Disgraced reality TV star Josh Duggar was unanimously convicted on two charges — one count of receiving and one count of possessing child sexual abuse material (CSAM) — on Dec. 9, 2021. The charges stem from when Duggar downloaded and viewed CSAM on a hidden part of his work computer in May 2019.
Following the nearly two-week trial, his sentencing date was originally scheduled for early April but pushed back to late May 2022. Judge Timothy L. Brooks has now determined how long the eldest son of TLC's Counting On family will be spending in prison.
Keep reading to learn the answer to the question on everyone's mind: How many years did Josh Duggar get?
How many years did Josh Duggar get in prison?
On May 25, 2022, Judge Brooks sentenced Josh Duggar, 34, to 151 months in prison (roughly 12.5 years), according to The Sun. He will also have to pay fines totaling $50,100 and faces 20 years of probation after he's released. In addition to the probation, Duggar will not be allowed to have unsupervised visitation with children nor will he be permitted to have a computer or to view adult pornography.
Duggar will serve his sentence either in Seagoville, Texas, or in Texarkana, Ark., according to the publication. He has 14 days to appeal.
The lesser charge, possession of CSAM, was dismissed during the sentencing hearing, per People. However, it could potentially be re-charged later.
Ahead of the hearing, the prosecution's sentencing memorandum recommended the maximum sentence of 20 years in prison for Duggar, while the defense asked for leniency, requesting just five years. Also included in the defense's paperwork were letters from Duggar's family members and friends (including one written by wife Anna Duggar's father).
On the eve of the sentencing hearing, Judge Brooks ruled there was no merit to the defense's motions requesting acquittal or a new trial, according to the Arkansas Democrat-Gazette, signaling to Duggar's legal team that leniency was unlikely,
Duggar family reactions: What have they said about Josh's sentencing?
Ahead of Josh's sentencing, his brother-in-law Derick Dillard (sister Jill's husband) took to Twitter to share a Bible verse, which hinted at the hearing. It read, in part: "But if you do wrong, be afraid, for he does not bear the sword in vain. For he is the servant of God, an avenger who carries out God's wrath on the wrongdoer."
Cousin Amy Duggar has remained outspoken about Josh's offenses, often taking to social media to blast him and other Duggar family members for continuing to stand by his side. She has also encouraged Anna to protect their seven children by divorcing Josh.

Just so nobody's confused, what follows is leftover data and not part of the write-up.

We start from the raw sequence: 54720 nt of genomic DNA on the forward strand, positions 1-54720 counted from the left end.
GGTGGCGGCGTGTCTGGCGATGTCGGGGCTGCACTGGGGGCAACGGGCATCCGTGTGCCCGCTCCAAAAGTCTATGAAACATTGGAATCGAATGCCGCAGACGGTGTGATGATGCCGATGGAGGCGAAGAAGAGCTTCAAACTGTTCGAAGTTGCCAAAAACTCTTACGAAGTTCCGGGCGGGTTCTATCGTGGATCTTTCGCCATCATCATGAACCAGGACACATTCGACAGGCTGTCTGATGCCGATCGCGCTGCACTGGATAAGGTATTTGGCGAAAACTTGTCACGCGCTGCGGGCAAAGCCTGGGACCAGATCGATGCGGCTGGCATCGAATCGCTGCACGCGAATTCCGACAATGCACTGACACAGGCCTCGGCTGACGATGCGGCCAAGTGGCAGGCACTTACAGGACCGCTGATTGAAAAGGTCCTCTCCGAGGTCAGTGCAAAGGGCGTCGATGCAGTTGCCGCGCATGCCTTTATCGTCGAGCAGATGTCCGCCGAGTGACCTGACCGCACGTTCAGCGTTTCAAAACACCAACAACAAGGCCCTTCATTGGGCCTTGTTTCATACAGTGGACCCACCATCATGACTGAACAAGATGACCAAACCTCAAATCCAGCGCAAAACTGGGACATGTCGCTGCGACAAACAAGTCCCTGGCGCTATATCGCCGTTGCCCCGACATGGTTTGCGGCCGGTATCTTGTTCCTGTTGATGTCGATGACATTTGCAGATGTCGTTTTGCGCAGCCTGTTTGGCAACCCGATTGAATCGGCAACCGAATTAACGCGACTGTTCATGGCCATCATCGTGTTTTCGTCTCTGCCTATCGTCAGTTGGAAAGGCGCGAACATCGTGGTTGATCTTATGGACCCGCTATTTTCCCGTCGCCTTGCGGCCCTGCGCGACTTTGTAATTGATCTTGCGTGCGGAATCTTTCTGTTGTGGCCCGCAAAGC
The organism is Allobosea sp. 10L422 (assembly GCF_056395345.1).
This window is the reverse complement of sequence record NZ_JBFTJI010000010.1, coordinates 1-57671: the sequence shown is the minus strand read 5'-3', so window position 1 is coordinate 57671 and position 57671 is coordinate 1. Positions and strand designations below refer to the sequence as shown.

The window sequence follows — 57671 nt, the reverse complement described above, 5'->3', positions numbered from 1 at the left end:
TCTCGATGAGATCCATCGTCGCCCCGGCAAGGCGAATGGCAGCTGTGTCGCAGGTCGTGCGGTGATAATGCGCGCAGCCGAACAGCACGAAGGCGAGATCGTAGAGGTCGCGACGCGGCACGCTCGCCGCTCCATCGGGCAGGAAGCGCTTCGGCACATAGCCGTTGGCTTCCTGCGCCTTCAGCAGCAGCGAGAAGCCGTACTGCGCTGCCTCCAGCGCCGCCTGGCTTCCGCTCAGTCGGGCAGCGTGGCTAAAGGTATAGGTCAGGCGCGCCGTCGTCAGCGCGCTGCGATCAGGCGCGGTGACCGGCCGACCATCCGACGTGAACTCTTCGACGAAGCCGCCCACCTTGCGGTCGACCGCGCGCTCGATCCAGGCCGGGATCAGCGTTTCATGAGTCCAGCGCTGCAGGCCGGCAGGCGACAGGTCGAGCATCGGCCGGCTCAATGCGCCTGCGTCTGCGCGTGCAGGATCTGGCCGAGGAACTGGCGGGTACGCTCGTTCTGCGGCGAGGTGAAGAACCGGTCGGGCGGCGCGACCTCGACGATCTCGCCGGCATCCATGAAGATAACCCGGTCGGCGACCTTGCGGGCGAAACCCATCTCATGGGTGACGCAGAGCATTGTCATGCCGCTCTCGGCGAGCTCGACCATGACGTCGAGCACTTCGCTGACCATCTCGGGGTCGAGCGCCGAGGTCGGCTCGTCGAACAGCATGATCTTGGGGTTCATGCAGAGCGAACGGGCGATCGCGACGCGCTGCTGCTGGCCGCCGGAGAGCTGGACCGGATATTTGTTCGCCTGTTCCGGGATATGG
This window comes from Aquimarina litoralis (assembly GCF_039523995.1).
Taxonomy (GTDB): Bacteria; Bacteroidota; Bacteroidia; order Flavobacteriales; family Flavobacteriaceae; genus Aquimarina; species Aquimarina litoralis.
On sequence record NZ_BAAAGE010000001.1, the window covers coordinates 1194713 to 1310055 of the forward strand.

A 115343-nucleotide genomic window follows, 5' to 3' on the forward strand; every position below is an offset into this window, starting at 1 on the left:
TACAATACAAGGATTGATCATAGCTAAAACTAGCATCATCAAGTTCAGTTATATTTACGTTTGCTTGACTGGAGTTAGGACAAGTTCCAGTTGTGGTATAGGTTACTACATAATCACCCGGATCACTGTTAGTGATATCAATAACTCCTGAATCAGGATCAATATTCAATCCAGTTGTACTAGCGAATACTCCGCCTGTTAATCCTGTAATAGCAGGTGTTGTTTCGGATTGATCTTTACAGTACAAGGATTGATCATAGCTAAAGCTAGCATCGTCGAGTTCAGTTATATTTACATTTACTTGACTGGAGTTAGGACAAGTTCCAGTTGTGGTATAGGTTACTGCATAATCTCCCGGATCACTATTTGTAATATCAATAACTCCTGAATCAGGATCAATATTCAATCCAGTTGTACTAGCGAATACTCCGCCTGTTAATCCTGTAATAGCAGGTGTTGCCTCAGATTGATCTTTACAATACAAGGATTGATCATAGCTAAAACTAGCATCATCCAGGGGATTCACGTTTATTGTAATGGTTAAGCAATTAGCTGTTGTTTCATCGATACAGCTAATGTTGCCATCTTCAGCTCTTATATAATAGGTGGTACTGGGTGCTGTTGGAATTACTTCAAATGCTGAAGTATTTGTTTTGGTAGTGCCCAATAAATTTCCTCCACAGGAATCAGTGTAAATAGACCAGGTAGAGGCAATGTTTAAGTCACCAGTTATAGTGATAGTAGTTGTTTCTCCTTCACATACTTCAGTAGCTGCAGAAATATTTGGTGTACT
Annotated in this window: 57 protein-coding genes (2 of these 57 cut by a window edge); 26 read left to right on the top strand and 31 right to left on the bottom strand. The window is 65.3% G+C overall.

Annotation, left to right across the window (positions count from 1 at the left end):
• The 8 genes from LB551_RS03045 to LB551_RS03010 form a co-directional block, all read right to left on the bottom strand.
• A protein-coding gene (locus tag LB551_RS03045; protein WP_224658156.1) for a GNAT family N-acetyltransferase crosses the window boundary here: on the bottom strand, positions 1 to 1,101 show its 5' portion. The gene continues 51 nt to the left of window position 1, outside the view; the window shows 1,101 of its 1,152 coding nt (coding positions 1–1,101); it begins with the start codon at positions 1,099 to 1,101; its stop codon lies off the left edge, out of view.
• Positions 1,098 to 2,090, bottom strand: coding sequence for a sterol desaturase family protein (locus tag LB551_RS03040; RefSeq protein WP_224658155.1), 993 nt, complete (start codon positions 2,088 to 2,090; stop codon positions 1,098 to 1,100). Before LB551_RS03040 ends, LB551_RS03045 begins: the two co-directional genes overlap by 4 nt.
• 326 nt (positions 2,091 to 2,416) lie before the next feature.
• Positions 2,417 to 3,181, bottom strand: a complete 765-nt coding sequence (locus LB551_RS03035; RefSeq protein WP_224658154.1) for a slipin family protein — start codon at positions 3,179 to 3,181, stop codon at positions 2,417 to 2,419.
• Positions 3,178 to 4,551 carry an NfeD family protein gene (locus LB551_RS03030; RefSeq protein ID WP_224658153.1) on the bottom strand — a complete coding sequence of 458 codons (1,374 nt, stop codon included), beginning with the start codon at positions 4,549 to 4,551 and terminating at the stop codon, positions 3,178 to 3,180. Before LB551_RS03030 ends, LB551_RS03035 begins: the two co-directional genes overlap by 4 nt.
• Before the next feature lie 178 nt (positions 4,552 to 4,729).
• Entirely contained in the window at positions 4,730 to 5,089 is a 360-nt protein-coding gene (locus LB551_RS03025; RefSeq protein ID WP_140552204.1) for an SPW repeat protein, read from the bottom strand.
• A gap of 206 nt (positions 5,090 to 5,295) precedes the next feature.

Ahead of the sentencing hearing, Amy shared a letter she wrote to Judge Brooks asking for the maximum sentence. Her letter was not used, however, because the prosecution did not request it.
Jill and Derick published a joint statement on Josh's sentencing on May 26, via their family's website.
"Though some believe Josh should have received a greater sentence and still fewer believe he should have received a lighter sentence, God has carried out his vengeance today for his unspeakable criminal activity," they wrote in a blog post. "Until now, he has yet to be held accountable to the extent necessary to cause change in his dangerous pattern of behavior."
The Dillards continued: "It is unfortunate, but it seems that it may take spending over a decade in federal prison, and still more on probation, for Josh to have any potential for rehabilitation to the point he can safely live in society again. Hopefully, Josh can actually begin to get treatment and begin to work toward a lifestyle where he is less likely to reoffend."
Amy also took to Twitter on the day of her cousin's sentencing hearing to write: "This is the day that smug gross smile slowly fades as he gets locked away."
Following the sentencing hearing, she posted a video to Instagram expressing her relief at the more than 12 years her cousin will spend behind bars.
Younger brother Jason Duggar shared statement as well on May 26, via Instagram Stories. "In my opinion, Judge Timothy L. Brooks was fair in his ruling, giving Josh a sentence that would be considered below the median for the crimes he has committed," Jason wrote. "... Joshua's poor decisions have greatly affected those around him, in particular his wife, seven children, and our family as a whole."
Supporting Josh at the sentencing hearing on May 25 were: his father Jim Bob Duggar; wife Anna Duggar; sister Joy-Anna (Duggar) Forsyth; brothers, Jason and James Duggar; Anna's brother, David Keller, and David's wife Hannah Keller.
If you need support, call the National Sexual Assault Hotline at 1-800-656-4673 or visit RAINN.org to chat online one-on-one with a support specialist at any time.